a code change within existing implementations?

4.1.  Version Numbers

   Any mechanism for extension by versioning must include provisions to
   ensure interoperability, or at least clean failure modes.  Imagine
   someone creating a protocol and using a "version" field and
   populating it with a value (1, let's say), but giving no information
   about what would happen when a new version number appears in it.
   This would be a bad protocol design and description; it should be
   clear what the expectation is and how it can be tested.  For example,
   stating that 1.X must be compatible with any version 1 code, but
   version 2 or greater is not expected to be compatible, has different
   implications than stating that version 1 must be a proper subset of
   version 2.

   An example of an under-specified versioning mechanism is provided by
   the MIME-Version header, originally defined in "MIME (Multipurpose
   Internet Mail Extensions)" [RFC1341].  As noted in Section 1 of the
   MIME specification [RFC1341]:

      A MIME-Version header field ... uses a version number to declare a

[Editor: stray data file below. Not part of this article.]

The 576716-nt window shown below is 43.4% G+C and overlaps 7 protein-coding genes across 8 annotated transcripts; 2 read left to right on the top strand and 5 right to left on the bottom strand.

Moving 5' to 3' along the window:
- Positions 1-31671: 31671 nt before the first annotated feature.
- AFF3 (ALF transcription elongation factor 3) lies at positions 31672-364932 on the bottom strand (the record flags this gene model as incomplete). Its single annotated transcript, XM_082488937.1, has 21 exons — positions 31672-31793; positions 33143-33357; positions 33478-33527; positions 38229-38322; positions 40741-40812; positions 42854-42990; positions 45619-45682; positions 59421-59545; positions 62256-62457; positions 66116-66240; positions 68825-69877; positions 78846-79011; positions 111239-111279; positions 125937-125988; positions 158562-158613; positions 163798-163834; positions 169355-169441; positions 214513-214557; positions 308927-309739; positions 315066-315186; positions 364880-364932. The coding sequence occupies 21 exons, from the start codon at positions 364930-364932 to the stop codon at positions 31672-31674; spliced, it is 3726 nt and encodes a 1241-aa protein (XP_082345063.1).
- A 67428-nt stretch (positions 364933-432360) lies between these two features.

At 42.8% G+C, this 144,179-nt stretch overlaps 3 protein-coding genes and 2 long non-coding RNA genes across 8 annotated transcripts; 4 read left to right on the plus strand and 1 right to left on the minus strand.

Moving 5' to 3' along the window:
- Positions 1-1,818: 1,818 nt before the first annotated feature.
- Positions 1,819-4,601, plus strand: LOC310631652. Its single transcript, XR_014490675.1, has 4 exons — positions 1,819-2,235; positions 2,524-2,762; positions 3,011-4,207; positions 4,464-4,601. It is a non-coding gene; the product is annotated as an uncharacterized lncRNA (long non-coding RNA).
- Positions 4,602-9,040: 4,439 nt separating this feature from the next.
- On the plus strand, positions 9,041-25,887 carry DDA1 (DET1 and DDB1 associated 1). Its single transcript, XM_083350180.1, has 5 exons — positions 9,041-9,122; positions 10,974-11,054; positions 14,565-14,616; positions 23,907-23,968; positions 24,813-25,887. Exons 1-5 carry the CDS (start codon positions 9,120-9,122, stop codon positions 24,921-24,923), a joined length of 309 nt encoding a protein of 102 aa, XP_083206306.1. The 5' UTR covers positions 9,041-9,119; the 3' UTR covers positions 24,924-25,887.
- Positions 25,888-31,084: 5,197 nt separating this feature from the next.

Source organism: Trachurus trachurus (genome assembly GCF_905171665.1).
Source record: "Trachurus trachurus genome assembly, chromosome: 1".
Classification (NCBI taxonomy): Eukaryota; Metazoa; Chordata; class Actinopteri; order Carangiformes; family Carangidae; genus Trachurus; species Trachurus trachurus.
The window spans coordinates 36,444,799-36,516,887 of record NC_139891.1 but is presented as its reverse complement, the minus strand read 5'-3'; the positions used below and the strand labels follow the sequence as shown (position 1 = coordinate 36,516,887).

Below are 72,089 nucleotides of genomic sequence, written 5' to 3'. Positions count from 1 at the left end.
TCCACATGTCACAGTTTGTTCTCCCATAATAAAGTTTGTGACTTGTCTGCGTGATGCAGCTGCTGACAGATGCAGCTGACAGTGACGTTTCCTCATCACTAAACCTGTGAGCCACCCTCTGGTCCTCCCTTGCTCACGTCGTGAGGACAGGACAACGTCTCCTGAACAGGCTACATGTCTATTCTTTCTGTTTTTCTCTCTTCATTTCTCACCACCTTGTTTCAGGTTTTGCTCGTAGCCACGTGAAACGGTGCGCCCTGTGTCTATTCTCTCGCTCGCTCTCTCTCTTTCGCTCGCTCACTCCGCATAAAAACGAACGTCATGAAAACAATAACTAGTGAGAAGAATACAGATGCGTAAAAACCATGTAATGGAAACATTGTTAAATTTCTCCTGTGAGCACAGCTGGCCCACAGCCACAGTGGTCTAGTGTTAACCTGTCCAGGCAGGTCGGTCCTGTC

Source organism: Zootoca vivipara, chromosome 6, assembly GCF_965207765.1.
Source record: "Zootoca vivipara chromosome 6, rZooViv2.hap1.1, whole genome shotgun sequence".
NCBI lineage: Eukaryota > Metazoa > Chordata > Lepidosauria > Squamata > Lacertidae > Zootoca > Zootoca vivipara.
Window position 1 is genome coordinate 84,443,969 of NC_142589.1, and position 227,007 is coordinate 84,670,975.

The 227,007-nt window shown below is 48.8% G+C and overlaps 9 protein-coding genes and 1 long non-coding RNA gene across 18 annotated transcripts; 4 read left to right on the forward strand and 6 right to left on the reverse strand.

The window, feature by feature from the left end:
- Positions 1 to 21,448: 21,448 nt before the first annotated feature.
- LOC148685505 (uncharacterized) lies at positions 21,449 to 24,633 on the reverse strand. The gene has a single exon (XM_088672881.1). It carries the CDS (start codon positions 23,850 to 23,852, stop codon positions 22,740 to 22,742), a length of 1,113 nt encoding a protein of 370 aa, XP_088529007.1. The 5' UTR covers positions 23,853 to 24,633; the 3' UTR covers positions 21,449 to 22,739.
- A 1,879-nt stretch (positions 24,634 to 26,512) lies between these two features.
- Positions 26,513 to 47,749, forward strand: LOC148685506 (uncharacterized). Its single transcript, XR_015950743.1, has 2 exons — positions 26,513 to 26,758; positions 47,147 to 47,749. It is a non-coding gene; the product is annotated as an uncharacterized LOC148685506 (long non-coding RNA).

message to be conformant with this specification and allows mail
      processing agents to distinguish between such messages and those
      generated by older or non-conformant software, which is presumed
      to lack such a field.

   Beyond this, the 1992 MIME specification [RFC1341] provided little
   guidance on versioning behavior, or even the format of the MIME-
   Version header, which was specified to contain "text".  The 1993
   update [RFC1521] better defined the format of the version field but
   still did not clarify the versioning behavior:

      Thus, future format specifiers, which might replace or extend
      "1.0", are constrained to be two integer fields, separated by a
      period.  If a message is received with a MIME-version value other
      than "1.0", it cannot be assumed to conform with this
      specification....

      It is not possible to fully specify how a mail reader that
      conforms with MIME as defined in this document should treat a
      message that might arrive in the future with some value of MIME-
      Version other than "1.0".  However, conformant software is
      encouraged to check the version number and at least warn the user
      if an unrecognized MIME-version is encountered.

   Thus, even though the 1993 update [RFC1521] defined a MIME-Version
   header with a syntax suggestive of a "Major/Minor" versioning scheme,
   in practice the MIME-Version header was little more than a
   decoration.

   An example of a protocol with a better versioning scheme is ROHC
   (Robust Header Compression).  ROHCv1 [RFC3095] supports a certain set
   of profiles for compression algorithms.  But experience had shown